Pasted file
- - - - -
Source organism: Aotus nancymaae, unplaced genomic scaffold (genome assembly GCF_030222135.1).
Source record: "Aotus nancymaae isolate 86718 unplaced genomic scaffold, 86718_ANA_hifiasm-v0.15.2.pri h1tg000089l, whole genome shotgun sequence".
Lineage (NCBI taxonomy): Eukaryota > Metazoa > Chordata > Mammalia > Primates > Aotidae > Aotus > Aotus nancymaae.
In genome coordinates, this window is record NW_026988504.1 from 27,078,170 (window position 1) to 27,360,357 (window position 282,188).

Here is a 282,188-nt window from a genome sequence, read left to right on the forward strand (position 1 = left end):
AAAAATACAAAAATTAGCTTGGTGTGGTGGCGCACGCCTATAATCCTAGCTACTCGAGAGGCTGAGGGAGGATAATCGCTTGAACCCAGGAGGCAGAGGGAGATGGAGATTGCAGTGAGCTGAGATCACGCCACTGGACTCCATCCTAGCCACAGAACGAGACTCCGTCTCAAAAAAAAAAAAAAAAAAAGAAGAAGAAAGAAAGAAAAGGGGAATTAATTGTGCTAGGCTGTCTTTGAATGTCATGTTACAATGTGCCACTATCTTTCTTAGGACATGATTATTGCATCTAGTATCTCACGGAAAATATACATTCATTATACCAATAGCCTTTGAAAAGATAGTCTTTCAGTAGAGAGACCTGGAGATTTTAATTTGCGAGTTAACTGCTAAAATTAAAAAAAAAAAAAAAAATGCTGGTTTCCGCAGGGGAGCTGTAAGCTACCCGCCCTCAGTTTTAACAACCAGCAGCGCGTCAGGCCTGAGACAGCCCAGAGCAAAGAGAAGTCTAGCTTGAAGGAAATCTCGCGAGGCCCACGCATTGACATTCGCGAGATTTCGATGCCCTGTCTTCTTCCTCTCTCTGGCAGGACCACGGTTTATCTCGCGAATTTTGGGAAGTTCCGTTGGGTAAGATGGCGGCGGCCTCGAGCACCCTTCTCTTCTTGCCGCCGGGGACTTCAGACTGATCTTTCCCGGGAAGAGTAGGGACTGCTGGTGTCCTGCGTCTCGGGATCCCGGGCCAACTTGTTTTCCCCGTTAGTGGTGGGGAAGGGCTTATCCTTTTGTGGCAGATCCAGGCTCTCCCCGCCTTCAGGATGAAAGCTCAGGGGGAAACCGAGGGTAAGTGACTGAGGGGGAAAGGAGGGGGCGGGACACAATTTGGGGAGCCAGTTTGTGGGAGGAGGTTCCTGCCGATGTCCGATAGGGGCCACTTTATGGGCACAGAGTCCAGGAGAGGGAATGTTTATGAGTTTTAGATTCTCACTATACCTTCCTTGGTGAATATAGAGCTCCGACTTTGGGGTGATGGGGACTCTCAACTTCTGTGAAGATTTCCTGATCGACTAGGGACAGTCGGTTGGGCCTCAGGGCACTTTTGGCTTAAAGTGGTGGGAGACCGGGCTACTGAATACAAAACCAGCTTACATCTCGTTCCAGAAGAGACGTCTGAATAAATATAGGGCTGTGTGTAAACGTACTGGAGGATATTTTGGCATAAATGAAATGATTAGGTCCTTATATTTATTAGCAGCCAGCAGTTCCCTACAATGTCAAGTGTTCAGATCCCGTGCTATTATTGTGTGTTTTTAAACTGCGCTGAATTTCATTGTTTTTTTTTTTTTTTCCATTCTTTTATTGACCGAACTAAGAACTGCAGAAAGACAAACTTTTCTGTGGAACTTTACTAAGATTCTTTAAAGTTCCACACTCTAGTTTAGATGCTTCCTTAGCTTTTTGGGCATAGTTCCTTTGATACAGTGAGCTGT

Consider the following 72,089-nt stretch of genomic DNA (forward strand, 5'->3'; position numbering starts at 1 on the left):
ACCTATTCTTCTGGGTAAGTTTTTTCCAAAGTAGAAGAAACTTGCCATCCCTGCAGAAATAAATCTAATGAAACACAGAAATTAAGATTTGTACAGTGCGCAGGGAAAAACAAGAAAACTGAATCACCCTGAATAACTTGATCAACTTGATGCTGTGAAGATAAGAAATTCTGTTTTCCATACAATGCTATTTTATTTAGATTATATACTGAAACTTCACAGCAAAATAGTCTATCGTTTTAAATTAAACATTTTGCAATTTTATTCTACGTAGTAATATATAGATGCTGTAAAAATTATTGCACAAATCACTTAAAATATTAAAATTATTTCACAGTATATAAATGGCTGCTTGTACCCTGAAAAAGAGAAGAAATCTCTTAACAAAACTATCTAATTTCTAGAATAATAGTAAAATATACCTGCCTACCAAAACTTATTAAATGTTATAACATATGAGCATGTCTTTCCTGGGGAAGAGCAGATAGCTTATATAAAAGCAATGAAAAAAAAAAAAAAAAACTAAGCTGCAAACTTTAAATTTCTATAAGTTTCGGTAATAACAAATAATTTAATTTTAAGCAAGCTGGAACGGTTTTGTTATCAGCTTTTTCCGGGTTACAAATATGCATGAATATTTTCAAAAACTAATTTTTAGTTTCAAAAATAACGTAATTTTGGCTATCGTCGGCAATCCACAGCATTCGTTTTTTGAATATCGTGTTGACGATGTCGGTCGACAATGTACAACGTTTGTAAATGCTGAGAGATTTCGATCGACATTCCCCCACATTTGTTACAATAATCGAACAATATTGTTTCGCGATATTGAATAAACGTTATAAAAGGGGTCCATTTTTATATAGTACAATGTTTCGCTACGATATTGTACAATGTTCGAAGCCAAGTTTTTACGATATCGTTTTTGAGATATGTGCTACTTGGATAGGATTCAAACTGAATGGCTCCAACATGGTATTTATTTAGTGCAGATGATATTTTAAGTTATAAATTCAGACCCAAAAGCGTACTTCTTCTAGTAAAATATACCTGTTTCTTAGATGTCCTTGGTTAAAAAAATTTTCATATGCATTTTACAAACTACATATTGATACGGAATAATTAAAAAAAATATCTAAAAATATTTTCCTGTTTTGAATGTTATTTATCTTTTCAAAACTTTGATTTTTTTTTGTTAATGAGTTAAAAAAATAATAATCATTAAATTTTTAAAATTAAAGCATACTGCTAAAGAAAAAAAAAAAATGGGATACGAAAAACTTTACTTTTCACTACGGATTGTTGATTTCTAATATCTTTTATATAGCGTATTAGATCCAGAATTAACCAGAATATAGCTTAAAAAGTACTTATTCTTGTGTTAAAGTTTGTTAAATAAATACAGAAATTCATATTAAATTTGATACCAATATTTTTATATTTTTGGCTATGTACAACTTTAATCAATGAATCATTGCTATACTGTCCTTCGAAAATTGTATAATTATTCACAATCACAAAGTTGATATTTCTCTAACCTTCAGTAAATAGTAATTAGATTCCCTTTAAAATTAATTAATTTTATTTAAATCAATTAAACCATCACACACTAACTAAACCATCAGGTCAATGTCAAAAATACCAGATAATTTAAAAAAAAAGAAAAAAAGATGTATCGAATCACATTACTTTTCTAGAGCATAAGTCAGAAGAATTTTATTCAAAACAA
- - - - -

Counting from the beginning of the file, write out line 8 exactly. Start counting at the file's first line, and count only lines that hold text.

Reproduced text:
ACCTATTCTTCTGGGTAAGTTTTTTCCAAAGTAGAAGAAACTTGCCATCCCTGCAGAAATAAATCTAATGAAACACAGAAATTAAGATTTGTACAGTGCGCAGGGAAAAACAAGAAAACTGAATCACCCTGAATAACTTGATCAACTTGATGCTGTGAAGATAAGAAATTCTGTTTTCCATACAATGCTATTTTATTTAGATTATATACTGAAACTTCACAGCAAAATAGTCTATCGTTTTAAATTAAACATTTTGCAATTTTATTCTACGTAGTAATATATAGATGCTGTAAAAATTATTGCACAAATCACTTAAAATATTAAAATTATTTCACAGTATATAAATGGCTGCTTGTACCCTGAAAAAGAGAAGAAATCTCTTAACAAAACTATCTAATTTCTAGAATAATAGTAAAATATACCTGCCTACCAAAACTTATTAAATGTTATAACATATGAGCATGTCTTTCCTGGGGAAGAGCAGATAGCTTATATAAAAGCAATGAAAAAAAAAAAAAAAAACTAAGCTGCAAACTTTAAATTTCTATAAGTTTCGGTAATAACAAATAATTTAATTTTAAGCAAGCTGGAACGGTTTTGTTATCAGCTTTTTCCGGGTTACAAATATGCATGAATATTTTCAAAAACTAATTTTTAGTTTCAAAAATAACGTAATTTTGGCTATCGTCGGCAATCCACAGCATTCGTTTTTTGAATATCGTGTTGACGATGTCGGTCGACAATGTACAACGTTTGTAAATGCTGAGAGATTTCGATCGACATTCCCCCACATTTGTTACAATAATCGAACAATATTGTTTCGCGATATTGAATAAACGTTATAAAAGGGGTCCATTTTTATATAGTACAATGTTTCGCTACGATATTGTACAATGTTCGAAGCCAAGTTTTTACGATATCGTTTTTGAGATATGTGCTACTTGGATAGGATTCAAACTGAATGGCTCCAACATGGTATTTATTTAGTGCAGATGATATTTTAAGTTATAAATTCAGACCCAAAAGCGTACTTCTTCTAGTAAAATATACCTGTTTCTTAGATGTCCTTGGTTAAAAAAATTTTCATATGCATTTTACAAACTACATATTGATACGGAATAATTAAAAAAAATATCTAAAAATATTTTCCTGTTTTGAATGTTATTTATCTTTTCAAAACTTTGATTTTTTTTTGTTAATGAGTTAAAAAAATAATAATCATTAAATTTTTAAAATTAAAGCATACTGCTAAAGAAAAAAAAAAAATGGGATACGAAAAACTTTACTTTTCACTACGGATTGTTGATTTCTAATATCTTTTATATAGCGTATTAGATCCAGAATTAACCAGAATATAGCTTAAAAAGTACTTATTCTTGTGTTAAAGTTTGTTAAATAAATACAGAAATTCATATTAAATTTGATACCAATATTTTTATATTTTTGGCTATGTACAACTTTAATCAATGAATCATTGCTATACTGTCCTTCGAAAATTGTATAATTATTCACAATCACAAAGTTGATATTTCTCTAACCTTCAGTAAATAGTAATTAGATTCCCTTTAAAATTAATTAATTTTATTTAAATCAATTAAACCATCACACACTAACTAAACCATCAGGTCAATGTCAAAAATACCAGATAATTTAAAAAAAAAGAAAAAAAGATGTATCGAATCACATTACTTTTCTAGAGCATAAGTCAGAAGAATTTTATTCAAAACAA